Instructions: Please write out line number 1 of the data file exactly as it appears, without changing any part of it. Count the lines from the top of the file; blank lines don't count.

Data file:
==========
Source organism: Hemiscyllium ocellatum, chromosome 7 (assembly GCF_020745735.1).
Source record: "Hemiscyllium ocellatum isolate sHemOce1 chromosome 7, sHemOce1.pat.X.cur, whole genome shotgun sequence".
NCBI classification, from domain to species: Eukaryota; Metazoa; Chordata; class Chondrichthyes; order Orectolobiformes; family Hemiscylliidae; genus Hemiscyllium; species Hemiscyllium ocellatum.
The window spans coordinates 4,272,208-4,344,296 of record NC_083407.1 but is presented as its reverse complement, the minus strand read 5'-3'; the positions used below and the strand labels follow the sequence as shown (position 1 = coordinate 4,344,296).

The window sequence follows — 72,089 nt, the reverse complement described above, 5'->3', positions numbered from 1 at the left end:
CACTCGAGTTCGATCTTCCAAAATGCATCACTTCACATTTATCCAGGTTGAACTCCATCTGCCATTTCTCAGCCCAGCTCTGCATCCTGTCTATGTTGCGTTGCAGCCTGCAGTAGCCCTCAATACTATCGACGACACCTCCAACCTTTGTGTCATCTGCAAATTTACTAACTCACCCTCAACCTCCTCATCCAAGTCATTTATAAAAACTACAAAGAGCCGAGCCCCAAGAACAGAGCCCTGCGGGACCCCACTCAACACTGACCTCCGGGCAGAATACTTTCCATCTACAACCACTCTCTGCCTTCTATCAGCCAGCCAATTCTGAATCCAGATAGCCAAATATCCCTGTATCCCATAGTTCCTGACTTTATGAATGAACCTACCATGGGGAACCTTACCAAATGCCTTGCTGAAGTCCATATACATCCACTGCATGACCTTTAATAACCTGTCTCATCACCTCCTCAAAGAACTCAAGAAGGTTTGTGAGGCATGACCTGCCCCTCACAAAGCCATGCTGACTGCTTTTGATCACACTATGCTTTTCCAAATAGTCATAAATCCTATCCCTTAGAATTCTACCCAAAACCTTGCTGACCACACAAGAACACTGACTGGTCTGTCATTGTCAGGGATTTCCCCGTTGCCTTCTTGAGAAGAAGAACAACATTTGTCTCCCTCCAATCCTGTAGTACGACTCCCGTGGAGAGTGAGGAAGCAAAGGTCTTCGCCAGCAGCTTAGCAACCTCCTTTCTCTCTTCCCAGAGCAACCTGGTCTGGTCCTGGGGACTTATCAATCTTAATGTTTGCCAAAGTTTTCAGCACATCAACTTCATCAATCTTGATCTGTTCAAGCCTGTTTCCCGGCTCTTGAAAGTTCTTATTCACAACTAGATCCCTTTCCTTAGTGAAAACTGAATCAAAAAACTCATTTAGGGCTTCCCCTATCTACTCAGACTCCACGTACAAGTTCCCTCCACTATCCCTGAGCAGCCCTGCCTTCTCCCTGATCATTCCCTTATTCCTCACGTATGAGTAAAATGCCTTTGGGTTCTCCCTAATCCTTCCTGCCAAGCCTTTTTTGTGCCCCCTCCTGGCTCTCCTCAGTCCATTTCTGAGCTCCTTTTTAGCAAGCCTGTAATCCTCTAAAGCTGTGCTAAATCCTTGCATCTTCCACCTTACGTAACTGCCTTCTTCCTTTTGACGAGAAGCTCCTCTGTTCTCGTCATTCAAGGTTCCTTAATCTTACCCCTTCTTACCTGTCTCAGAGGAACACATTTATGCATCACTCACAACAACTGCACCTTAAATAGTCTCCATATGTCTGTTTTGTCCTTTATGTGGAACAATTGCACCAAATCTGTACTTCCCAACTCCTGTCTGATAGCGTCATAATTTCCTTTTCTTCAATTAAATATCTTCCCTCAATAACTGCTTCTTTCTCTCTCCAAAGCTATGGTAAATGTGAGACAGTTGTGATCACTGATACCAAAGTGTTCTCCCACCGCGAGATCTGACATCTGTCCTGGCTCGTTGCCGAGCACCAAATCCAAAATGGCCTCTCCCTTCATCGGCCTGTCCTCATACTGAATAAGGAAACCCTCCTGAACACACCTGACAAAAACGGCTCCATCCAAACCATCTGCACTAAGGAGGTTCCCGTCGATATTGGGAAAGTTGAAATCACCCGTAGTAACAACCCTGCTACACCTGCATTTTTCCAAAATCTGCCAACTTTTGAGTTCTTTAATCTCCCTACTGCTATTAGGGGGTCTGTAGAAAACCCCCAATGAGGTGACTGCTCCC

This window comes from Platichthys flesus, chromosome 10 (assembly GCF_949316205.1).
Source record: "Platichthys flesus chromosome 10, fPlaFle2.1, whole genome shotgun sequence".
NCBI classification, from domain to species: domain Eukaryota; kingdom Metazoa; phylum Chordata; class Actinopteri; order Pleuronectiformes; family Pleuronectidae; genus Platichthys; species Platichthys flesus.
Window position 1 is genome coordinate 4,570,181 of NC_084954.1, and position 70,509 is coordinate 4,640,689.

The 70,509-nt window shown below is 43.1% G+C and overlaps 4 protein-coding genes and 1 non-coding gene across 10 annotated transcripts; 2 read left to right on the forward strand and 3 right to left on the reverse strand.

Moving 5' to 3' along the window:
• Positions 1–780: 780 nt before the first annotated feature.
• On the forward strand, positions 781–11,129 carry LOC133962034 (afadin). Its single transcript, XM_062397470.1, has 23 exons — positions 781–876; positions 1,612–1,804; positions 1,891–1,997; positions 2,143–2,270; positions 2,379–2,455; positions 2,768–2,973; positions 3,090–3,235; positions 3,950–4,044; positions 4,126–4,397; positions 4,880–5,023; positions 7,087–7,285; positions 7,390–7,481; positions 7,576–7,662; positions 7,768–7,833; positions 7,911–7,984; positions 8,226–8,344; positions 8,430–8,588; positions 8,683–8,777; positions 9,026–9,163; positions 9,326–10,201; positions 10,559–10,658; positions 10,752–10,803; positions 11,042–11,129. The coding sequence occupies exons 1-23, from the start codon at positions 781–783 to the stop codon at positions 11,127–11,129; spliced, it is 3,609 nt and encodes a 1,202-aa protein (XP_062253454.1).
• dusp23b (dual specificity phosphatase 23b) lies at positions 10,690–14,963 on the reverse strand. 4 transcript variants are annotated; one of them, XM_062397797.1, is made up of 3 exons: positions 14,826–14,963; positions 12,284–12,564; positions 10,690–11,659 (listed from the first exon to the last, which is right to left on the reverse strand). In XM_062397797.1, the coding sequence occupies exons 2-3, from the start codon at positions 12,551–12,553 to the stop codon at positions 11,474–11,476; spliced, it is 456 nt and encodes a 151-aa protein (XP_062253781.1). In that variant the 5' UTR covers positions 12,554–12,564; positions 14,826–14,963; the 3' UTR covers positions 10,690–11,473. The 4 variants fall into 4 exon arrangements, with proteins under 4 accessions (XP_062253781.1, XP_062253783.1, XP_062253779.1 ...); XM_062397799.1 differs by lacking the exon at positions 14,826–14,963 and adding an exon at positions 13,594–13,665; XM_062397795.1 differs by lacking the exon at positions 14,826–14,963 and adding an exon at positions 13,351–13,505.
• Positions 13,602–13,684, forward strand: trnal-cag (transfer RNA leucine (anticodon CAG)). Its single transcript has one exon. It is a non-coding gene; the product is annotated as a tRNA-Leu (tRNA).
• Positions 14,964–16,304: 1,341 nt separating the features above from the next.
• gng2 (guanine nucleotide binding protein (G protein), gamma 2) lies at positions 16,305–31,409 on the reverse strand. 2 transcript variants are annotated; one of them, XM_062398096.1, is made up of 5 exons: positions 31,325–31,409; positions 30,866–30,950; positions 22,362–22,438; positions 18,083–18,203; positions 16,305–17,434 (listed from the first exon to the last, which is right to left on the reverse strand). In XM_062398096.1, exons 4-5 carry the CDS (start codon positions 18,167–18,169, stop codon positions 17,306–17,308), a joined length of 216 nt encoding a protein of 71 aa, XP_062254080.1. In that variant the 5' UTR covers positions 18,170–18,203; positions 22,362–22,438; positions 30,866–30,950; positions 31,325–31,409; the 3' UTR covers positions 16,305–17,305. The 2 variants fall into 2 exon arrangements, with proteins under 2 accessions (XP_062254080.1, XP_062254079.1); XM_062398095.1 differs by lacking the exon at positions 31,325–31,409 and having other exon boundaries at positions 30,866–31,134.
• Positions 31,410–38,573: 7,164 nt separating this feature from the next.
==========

Source organism: Hemiscyllium ocellatum, chromosome 7 (assembly GCF_020745735.1).